ECC P-256 Agree43.74%111.60%
ECC P-256 Sign55.01%118.90%
ECC P-256 Verify62.54%127.31%

The Elliptic Curve algorithms are consistently faster across the board – about 50% on x64 and 100% on Aarch64. The RSA and DH are variable but the RSA verify operation is much faster due to the optimized exponentiation implementation in SP Math All.

Now, code size is just as important if not more so! Let’s take ARM Cortex M4 as an example.

ARM Cortex-M4 (bytes)IntegerSP Math All 
+RSA +DH +ECC2362518672-20.97%
+RSA +DH -ECC2249216836-25.15%
-RSA -DH +ECC2114918232-13.79%

All builds are smaller with a saving of up to 25% and the code is faster! Similar reductions are seen across all CPUs.

In the next blog, a comparison of the performance characteristics of sp_int.c and tfm.c. If you have any commentary or feedback please reach out to our team at facts@wolfssl.com or support@wolfssl.com!

wolfSSL New Multi-Precision Math Library

wolfSSL has a new implementation of the multi-precision math library that is an improvement in every way. The code is in sp_int.c and can be turned on with WOLFSSL_SP_MATH_ALL or -–enable-sp-math-all. Previously the choice was between the implementations in integer.c and tfm.c.

The small or Integer implementation (--disable-fastmath) was written to be simple, to have small code size, and use small amounts of memory. And it does a great job! By using simple, small algorithms and dynamically resizing the memory holding the number the code is perfect for embedded applications. Certain industries have specific coding standards that require no dynamic memory allocation and therefore this implementation is not suitable without the static memory allocator. Also the implementation is not hardened against side-channel attacks. This will not matter for embedded applications that have no cryptographic operations that are externally measurable.

The fast or TFM implementation --enable-fastmath (USE_FAST_MATH), --enable-fasthugemath (USE_FAST_MATH, TFM_SMALL_SET, TFM_HUGE_SET), is based on TomsFastMath – a public domain, large integer arithmetic library. The code was written to be fast. This means the code is more complicated and larger with case specific implementations. Also, the size of data for a number is fixed. Therefore, no dynamic reallocations. The code is hardened against side-channels (TFM_TIMING_RESISTANT) which makes it suitable for wider use. This implementation is perfect for embedded applications with more memory or mobile apps! Basing the implementation on an external code base does have its disadvantages though. Every time we update our code, we drift away from the original and bringing back the external changes takes longer and longer.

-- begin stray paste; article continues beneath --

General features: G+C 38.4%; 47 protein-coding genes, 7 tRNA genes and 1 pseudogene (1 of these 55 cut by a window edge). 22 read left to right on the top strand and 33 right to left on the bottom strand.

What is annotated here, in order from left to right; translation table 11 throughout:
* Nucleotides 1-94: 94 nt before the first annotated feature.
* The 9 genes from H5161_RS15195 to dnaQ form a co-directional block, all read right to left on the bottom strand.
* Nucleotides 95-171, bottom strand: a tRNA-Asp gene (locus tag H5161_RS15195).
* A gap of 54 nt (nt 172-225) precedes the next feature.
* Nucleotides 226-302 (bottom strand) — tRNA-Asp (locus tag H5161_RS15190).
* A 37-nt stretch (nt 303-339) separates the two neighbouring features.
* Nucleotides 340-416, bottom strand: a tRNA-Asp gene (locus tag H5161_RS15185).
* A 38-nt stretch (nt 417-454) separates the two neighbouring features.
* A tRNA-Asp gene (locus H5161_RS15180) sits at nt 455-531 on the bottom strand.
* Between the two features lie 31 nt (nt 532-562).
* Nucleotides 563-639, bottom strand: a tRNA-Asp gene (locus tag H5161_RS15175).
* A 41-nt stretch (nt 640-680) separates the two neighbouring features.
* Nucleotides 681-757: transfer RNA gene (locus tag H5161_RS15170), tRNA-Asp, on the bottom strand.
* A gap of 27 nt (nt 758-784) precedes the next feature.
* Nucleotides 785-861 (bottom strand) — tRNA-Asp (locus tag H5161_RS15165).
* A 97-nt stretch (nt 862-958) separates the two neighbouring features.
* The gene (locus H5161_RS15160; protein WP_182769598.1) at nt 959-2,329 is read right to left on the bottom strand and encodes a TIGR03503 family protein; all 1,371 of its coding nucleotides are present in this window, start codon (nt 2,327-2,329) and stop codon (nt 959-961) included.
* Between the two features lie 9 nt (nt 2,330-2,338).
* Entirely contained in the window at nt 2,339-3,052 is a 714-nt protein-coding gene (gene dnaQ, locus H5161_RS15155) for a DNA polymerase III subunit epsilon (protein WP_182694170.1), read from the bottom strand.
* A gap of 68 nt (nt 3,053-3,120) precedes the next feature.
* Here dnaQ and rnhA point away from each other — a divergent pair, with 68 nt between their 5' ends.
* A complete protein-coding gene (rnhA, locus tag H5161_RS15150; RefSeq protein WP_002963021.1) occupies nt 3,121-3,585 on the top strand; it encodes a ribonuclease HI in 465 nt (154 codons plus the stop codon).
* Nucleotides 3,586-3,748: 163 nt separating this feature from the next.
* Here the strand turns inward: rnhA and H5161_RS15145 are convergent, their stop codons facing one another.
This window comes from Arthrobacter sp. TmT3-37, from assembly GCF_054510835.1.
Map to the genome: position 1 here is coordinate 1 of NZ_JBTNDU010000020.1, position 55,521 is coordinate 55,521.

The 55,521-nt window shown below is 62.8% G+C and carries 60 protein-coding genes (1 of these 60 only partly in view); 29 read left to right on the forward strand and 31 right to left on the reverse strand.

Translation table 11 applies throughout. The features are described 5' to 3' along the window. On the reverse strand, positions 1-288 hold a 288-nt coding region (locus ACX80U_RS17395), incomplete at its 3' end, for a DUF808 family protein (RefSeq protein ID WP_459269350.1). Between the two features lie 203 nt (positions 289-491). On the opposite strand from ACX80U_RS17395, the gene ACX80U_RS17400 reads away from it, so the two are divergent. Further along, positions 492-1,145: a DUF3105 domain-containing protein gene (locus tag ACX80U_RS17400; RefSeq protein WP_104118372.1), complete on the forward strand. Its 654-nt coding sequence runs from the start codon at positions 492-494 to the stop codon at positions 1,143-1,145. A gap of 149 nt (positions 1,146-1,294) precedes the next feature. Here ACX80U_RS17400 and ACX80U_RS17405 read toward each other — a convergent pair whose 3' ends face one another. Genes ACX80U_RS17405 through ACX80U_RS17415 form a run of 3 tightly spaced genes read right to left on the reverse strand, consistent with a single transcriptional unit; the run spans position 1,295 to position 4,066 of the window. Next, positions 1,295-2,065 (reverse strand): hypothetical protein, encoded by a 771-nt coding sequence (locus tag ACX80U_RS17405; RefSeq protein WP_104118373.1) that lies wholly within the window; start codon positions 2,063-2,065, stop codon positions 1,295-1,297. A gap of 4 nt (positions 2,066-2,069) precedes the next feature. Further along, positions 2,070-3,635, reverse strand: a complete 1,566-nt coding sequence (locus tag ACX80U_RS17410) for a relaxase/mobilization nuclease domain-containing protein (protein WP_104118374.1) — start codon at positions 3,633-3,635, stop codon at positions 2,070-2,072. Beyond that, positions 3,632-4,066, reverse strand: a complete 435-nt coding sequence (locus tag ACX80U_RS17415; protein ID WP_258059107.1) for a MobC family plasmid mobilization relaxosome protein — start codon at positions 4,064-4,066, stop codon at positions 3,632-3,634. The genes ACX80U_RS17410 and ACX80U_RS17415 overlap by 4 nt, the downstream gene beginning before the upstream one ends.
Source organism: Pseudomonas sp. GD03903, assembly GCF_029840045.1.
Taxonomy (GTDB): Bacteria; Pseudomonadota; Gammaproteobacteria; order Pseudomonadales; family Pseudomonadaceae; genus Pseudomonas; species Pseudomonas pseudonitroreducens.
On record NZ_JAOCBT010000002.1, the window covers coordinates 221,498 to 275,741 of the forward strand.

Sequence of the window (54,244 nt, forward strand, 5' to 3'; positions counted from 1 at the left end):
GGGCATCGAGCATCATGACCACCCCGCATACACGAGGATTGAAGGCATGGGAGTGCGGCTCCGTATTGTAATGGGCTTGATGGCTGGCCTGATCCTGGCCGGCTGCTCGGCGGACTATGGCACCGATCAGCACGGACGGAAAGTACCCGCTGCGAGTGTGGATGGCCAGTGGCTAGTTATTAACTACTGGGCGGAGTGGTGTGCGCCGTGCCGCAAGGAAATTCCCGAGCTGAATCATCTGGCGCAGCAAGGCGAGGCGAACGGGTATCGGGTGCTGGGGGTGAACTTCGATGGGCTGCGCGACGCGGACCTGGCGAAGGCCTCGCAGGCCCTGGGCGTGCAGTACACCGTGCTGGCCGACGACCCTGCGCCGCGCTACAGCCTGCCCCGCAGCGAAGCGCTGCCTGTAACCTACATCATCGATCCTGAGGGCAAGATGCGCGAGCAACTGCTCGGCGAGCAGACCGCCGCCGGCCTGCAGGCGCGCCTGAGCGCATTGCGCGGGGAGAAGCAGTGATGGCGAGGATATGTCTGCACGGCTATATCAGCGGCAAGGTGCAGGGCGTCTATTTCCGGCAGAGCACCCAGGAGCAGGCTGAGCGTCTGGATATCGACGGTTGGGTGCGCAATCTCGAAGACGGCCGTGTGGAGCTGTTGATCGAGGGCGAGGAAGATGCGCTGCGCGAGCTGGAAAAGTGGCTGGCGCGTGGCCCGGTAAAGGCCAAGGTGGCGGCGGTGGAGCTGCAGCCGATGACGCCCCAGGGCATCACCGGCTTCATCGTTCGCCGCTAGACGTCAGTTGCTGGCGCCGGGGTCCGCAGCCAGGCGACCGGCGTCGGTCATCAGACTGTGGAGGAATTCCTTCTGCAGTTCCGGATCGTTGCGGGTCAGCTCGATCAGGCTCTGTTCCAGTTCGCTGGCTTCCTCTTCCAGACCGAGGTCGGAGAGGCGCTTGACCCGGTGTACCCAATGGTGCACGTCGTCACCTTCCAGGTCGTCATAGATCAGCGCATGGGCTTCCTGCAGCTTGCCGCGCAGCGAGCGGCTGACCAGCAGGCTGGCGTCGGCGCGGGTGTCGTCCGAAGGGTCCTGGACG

So why a new implementation? An implementation that has the best of both worlds – able to be small or fast – and is written from scratch, by us, and maintained, by us, means that we have everything we need in one place. Oh, and did we mention it can be compiled to be smaller and faster than integer.c, or to be smaller and faster than tfm.c?

The new SP Math All (sp_int.c) implementation can be compiled to be small, fast. or very fast and huge. Like the fast implementation, the size of data for a number is fixed and therefore there are no dynamic reallocations. When compiled for small code size, only the simple algorithms for basic operations are included but far less speed is sacrificed! There is also fast implementations that are included with the huge option which include code specifically for larger numbers like 1024-bits and above. To get the code running as fast as possible, snippets of assembly code are used. A wide range of platforms are supported including: x64, x86, Aarch64, ARM32, Cortex-M4, PPC64, PPC, MIPS64, MIPS, RISCV64, RISCV32 and S390X. SP Math All code will use implementations hardened against side-channels by default.